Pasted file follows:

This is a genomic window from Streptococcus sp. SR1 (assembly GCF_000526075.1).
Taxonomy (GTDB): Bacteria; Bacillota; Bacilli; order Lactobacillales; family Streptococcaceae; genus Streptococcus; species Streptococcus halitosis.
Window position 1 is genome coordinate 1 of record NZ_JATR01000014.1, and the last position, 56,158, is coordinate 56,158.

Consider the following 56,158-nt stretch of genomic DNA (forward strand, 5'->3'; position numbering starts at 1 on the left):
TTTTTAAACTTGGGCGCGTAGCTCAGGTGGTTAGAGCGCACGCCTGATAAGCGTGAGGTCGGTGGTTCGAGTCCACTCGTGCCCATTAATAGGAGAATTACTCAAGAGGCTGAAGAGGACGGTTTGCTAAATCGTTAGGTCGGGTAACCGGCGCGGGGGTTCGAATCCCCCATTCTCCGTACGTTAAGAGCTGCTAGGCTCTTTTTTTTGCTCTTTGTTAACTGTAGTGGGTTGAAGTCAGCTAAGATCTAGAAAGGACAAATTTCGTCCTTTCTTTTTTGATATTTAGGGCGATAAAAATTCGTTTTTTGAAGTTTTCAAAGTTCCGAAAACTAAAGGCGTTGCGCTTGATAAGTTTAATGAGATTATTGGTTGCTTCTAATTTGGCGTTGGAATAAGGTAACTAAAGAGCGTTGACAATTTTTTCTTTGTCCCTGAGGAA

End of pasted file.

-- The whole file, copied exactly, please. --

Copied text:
This is a genomic window from Streptococcus sp. SR1 (assembly GCF_000526075.1).
Taxonomy (GTDB): Bacteria; Bacillota; Bacilli; order Lactobacillales; family Streptococcaceae; genus Streptococcus; species Streptococcus halitosis.
Window position 1 is genome coordinate 1 of record NZ_JATR01000014.1, and the last position, 56,158, is coordinate 56,158.

Consider the following 56,158-nt stretch of genomic DNA (forward strand, 5'->3'; position numbering starts at 1 on the left):
TTTTTAAACTTGGGCGCGTAGCTCAGGTGGTTAGAGCGCACGCCTGATAAGCGTGAGGTCGGTGGTTCGAGTCCACTCGTGCCCATTAATAGGAGAATTACTCAAGAGGCTGAAGAGGACGGTTTGCTAAATCGTTAGGTCGGGTAACCGGCGCGGGGGTTCGAATCCCCCATTCTCCGTACGTTAAGAGCTGCTAGGCTCTTTTTTTTGCTCTTTGTTAACTGTAGTGGGTTGAAGTCAGCTAAGATCTAGAAAGGACAAATTTCGTCCTTTCTTTTTTGATATTTAGGGCGATAAAAATTCGTTTTTTGAAGTTTTCAAAGTTCCGAAAACTAAAGGCGTTGCGCTTGATAAGTTTAATGAGATTATTGGTTGCTTCTAATTTGGCGTTGGAATAAGGTAACTAAAGAGCGTTGACAATTTTTTCTTTGTCCCTGAGGAA